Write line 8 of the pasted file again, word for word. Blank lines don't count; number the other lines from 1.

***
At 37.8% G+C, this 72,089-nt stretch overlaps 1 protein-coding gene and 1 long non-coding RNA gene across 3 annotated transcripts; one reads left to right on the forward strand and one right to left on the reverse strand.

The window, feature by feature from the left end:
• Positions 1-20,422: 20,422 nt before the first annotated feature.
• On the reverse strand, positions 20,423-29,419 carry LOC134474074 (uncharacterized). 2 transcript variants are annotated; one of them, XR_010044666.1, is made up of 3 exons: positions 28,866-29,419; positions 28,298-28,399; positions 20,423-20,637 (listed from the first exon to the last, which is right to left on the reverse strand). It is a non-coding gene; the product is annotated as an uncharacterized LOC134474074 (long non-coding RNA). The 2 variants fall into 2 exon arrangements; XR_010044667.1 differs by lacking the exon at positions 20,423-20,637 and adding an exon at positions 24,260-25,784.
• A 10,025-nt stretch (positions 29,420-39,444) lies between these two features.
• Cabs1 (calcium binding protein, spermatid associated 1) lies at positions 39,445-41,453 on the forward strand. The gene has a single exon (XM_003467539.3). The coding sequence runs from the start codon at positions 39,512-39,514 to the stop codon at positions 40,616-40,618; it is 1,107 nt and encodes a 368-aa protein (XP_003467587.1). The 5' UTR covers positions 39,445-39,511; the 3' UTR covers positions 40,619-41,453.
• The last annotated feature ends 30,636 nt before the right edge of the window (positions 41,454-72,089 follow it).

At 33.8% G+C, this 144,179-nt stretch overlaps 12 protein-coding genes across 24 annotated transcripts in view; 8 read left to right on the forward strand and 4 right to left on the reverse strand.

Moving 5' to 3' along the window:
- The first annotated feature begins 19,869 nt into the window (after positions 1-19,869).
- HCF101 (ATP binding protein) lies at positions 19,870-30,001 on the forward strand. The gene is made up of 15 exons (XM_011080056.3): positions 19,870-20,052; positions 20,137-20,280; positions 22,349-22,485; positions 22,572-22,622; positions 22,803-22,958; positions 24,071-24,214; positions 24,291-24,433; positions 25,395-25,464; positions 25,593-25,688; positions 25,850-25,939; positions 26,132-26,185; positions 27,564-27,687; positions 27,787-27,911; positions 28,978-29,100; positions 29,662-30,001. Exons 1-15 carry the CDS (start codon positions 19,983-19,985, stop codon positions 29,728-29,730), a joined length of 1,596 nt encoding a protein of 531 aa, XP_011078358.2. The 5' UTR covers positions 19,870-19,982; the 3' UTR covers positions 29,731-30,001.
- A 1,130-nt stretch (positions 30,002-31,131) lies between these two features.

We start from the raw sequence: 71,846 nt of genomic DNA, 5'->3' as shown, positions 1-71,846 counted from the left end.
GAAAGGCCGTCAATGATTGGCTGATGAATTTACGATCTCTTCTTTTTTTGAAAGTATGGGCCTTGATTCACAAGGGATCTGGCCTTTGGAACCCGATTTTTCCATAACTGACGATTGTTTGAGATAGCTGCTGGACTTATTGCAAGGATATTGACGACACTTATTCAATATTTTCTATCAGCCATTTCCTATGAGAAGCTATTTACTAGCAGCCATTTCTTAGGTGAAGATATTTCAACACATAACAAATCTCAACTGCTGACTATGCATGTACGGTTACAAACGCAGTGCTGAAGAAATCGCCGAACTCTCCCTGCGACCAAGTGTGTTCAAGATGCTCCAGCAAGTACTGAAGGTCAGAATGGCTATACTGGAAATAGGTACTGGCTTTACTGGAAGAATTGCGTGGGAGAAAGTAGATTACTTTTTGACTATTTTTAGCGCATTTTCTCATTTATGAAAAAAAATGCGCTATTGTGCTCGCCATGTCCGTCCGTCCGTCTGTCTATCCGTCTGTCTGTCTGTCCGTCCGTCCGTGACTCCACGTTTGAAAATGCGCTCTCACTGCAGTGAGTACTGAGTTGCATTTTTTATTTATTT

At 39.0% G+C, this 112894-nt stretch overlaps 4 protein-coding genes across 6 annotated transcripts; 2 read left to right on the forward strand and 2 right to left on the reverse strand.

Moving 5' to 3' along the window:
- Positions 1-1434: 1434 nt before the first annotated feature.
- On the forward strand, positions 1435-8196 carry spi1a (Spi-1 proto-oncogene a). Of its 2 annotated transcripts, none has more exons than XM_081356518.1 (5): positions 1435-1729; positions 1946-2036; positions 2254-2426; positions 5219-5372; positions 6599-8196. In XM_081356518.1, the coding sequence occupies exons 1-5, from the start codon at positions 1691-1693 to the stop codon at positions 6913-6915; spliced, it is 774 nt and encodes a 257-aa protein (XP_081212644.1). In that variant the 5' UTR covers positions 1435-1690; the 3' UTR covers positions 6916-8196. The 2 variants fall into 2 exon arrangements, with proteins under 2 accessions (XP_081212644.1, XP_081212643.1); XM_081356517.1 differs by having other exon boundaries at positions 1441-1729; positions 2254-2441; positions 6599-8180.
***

At 33.8% G+C, this 144,179-nt stretch overlaps 12 protein-coding genes across 24 annotated transcripts in view; 8 read left to right on the forward strand and 4 right to left on the reverse strand.